• austenfan says:

        Well 3 in 16 years , and the third is still nearly full.
        Till 2007 or so I would only have 2 maybe 3 bottles at a time, but yes I do really like it.
        I must have used up at least 8 bottles of YSL Paris since I first started wearing it. Maybe even more. Now I doubt I will finish any of my more recently acquired bottles, they multiply at an amazing rate.

        • Angela says:

          I see–I would have stood a much better chance of using up full bottles ten years ago, as well. You’ve done a great job at Paris, too!

  15. olenska says:

    I agree that Trésor may be a “magic ticket” item for the holiday gift buyer, but judging from the number of full (or near-full) bottles I spy in thrift stores or on flea market tables, the receiver might not be as enthusiastic. I’m not saying Trésor’s a bad perfume, I just think blind buys for gift-giving is a risky business. Better to give a gift certificate and let the fragrance wearer in your life choose a scent that’s to their own taste.

    • Angela says:

      That’s for sure. People can’t seem to resist giving bottles of perfume, though. It’s so risky.

  16. helenviolette says:

    I wore Tresor for several years as a teen/young woman- I will have to sniff it sometime to see what my older nose thinks about it. It is funny to think of myself at that age- like a young person I KNOW but who is not me. Thanks for the post Angela.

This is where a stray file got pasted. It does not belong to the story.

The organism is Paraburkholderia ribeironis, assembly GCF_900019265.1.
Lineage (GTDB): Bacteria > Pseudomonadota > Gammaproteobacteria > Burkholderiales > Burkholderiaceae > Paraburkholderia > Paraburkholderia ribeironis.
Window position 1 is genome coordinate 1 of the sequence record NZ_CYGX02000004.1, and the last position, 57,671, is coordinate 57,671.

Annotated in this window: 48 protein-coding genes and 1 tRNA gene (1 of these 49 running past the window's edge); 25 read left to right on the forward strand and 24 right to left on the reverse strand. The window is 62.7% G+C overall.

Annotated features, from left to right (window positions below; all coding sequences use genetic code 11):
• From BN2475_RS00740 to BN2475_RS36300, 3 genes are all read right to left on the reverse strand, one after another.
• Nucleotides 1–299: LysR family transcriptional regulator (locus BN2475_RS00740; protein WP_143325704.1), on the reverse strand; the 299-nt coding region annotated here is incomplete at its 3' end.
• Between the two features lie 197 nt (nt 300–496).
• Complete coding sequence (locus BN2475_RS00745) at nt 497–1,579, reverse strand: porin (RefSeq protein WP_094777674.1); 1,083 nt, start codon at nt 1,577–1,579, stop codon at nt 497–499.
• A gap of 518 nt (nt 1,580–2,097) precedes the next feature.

• Angela says:

      What a great way to describe a feeling from smelling a fragrance you wore long ago!

  17. chaise says:

    Some of the gals on MUA’s fragrance board recomment Tresor body lotion. I’ve been meaning to try this. Thanks for the review!

    • Angela says:

      I didn’t try the lotion. I’d be interested to see how different it is. Thanks for the tip!

  18. Ikat says:

    I had some 10 years ago and really tried to wear it but it wasy always too sweet, too floral for work. I tried again a couple of weeks ago and found not only is it too sweet, but I really really don’t like it.

    Must have a massive advertising budget

    • Angela says:

      Money saved for you! Yes, I think it really does have a big budget. At least, I see Tresor ads all the time, it seems.

  19. ChocolatEyes613 says:

    Thank you for the beautifully written review, Angela.

    Tresor was my mother’s signature scent when I was younger. My father bought her many beautiful perfumes, but Tresor was by far my mother’s favorite. She had both the Eau de Parfum, and the Pure Parfum of it. She would let me wear some to family weddings. I have such fond memories of my mother’s perfume collection, especially Tresor.

    • Angela says:

      It sounds like you need a little bit of the fragrance yourself, so you can smell it from time to time and relive happy memories and people you love.

      • ChocolatEyes613 says: